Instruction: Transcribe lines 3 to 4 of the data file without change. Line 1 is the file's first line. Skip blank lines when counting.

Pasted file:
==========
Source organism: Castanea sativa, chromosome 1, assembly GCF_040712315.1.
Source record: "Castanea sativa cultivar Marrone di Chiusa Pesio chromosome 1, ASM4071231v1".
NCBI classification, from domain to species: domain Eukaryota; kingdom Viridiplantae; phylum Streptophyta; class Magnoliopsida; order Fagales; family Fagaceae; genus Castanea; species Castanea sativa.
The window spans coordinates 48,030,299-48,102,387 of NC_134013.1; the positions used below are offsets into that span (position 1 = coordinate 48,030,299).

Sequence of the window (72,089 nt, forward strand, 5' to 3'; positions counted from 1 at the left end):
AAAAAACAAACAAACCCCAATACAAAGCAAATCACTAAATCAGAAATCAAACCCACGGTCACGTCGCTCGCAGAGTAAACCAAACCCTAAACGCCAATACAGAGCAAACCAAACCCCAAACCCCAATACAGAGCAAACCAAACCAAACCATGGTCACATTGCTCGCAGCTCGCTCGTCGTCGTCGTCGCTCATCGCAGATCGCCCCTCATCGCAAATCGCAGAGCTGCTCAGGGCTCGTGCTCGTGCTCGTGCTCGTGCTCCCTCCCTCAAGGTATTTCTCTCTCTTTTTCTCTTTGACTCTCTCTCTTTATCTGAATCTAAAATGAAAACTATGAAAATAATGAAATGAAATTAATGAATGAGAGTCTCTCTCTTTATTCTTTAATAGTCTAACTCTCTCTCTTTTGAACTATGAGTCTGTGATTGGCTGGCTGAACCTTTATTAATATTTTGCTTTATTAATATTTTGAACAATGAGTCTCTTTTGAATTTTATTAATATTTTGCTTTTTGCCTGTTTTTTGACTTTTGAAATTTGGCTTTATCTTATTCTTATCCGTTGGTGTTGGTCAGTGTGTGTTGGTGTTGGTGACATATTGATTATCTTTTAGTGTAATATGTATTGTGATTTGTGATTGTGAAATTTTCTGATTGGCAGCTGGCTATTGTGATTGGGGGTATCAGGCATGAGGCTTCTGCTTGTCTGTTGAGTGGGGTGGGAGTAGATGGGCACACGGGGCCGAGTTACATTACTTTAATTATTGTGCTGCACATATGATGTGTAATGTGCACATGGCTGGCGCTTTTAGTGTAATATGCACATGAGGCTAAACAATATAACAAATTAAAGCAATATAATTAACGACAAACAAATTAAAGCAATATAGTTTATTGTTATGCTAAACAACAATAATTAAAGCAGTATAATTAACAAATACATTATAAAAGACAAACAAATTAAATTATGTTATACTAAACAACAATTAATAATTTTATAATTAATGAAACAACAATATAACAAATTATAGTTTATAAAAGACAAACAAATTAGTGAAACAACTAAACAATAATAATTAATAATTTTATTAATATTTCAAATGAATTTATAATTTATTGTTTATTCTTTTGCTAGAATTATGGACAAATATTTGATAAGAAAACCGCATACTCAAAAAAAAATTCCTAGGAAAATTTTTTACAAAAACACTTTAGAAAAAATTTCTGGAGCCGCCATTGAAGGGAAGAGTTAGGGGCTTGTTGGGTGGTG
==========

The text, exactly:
NCBI classification, from domain to species: domain Eukaryota; kingdom Viridiplantae; phylum Streptophyta; class Magnoliopsida; order Fagales; family Fagaceae; genus Castanea; species Castanea sativa.
The window spans coordinates 48,030,299-48,102,387 of NC_134013.1; the positions used below are offsets into that span (position 1 = coordinate 48,030,299).